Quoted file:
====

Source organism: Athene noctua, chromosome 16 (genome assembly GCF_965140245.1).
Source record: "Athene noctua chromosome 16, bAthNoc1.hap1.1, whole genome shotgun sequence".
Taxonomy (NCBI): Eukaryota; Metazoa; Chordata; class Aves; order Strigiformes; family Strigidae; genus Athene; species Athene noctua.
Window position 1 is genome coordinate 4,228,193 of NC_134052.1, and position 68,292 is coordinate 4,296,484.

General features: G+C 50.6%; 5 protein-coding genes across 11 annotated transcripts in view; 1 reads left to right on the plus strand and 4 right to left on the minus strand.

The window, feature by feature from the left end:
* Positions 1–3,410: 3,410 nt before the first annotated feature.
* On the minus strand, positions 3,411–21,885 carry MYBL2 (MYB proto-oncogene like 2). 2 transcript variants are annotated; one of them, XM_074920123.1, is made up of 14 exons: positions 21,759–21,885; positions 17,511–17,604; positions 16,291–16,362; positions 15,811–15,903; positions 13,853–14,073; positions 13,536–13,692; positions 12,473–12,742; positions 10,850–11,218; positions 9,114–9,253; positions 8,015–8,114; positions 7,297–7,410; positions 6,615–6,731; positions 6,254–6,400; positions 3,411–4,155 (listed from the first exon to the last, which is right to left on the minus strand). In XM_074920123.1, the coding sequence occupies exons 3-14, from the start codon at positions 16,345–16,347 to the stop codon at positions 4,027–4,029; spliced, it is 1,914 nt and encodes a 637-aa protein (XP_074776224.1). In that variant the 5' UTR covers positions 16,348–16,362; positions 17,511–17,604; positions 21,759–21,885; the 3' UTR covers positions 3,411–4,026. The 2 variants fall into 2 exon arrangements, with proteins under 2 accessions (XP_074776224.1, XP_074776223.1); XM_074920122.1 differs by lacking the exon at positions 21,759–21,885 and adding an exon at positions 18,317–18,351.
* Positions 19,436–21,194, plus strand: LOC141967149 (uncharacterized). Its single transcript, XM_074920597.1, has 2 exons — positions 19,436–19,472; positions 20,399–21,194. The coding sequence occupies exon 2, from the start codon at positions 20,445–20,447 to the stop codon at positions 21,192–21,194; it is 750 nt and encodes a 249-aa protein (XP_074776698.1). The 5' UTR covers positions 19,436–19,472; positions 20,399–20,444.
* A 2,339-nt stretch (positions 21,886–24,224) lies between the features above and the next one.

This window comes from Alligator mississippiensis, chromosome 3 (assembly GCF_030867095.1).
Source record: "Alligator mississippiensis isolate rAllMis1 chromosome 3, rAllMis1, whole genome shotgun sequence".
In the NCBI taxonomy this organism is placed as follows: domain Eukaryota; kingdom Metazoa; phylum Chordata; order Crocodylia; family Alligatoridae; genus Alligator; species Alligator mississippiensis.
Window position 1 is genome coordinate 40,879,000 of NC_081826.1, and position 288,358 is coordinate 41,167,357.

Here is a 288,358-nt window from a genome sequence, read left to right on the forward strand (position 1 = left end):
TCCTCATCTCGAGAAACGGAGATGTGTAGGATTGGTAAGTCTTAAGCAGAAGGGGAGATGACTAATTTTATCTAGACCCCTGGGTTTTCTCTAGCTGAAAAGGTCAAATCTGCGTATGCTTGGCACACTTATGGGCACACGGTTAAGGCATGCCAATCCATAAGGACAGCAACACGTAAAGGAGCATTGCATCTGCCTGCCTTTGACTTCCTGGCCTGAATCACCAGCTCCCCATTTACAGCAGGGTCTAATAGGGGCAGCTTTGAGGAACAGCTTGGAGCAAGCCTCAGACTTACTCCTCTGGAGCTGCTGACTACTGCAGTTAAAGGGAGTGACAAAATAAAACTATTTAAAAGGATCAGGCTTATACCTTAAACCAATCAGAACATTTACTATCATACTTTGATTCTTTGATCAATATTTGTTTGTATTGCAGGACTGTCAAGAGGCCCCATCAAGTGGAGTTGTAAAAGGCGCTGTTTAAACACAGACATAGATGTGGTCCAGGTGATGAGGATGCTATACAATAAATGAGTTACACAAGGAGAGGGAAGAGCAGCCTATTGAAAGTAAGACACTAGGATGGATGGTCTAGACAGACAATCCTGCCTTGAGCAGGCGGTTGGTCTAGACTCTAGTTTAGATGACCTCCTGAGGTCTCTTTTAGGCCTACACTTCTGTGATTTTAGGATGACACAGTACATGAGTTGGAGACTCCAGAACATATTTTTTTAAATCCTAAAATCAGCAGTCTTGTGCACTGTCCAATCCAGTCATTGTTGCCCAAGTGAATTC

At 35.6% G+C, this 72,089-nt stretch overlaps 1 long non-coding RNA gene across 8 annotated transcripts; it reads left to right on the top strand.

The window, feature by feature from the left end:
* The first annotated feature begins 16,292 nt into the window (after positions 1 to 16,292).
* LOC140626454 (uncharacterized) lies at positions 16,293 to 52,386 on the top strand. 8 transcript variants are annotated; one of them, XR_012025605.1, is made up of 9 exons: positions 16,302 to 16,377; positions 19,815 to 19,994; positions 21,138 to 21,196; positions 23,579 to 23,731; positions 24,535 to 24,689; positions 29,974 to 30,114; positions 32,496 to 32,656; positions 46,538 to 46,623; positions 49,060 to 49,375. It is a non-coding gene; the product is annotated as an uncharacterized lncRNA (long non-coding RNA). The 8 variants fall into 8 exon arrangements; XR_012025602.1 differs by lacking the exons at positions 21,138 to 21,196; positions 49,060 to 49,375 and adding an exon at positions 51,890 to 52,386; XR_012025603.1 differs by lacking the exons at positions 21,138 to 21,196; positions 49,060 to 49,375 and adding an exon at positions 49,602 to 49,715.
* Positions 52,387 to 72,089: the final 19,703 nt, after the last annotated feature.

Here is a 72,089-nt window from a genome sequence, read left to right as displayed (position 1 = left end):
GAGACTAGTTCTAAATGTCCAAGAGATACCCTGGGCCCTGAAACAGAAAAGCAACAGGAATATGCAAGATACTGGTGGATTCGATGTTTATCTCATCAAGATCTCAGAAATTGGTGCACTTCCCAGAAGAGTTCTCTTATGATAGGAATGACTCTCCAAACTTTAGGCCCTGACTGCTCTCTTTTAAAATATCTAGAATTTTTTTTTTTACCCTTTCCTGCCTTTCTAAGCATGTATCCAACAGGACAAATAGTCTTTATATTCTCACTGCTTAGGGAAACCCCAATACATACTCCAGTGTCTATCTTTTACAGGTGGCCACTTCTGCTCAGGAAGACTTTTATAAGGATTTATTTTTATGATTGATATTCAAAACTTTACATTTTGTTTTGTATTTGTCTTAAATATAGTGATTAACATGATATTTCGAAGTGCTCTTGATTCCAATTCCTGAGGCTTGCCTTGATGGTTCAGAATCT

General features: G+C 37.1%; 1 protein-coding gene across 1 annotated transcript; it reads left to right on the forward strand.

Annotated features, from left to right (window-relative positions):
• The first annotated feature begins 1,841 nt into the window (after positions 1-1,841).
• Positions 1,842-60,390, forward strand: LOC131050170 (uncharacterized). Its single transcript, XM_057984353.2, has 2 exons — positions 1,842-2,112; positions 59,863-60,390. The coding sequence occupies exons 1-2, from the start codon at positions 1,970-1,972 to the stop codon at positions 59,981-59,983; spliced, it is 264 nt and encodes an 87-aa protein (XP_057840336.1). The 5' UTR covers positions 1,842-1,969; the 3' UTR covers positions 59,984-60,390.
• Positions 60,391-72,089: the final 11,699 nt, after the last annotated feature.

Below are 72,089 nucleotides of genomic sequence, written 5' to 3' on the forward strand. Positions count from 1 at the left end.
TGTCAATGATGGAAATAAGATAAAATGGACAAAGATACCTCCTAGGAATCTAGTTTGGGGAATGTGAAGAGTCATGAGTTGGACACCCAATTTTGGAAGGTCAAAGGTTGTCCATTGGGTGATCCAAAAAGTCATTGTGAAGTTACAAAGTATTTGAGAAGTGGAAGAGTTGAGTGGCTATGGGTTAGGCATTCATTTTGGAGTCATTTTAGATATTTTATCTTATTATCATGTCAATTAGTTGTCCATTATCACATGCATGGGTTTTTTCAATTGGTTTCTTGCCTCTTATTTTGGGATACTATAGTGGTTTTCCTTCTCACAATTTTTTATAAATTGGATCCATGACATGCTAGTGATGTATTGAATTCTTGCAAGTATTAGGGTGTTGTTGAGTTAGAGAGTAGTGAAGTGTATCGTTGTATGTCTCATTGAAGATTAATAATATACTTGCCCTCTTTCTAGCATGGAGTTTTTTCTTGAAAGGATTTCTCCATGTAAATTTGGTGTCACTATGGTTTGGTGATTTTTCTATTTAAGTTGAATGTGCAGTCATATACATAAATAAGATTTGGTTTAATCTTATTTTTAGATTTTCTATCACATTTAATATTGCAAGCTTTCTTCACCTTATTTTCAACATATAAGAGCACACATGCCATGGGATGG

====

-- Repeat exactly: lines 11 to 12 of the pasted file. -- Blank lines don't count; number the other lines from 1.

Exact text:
This window comes from Alligator mississippiensis, chromosome 3 (assembly GCF_030867095.1).
Source record: "Alligator mississippiensis isolate rAllMis1 chromosome 3, rAllMis1, whole genome shotgun sequence".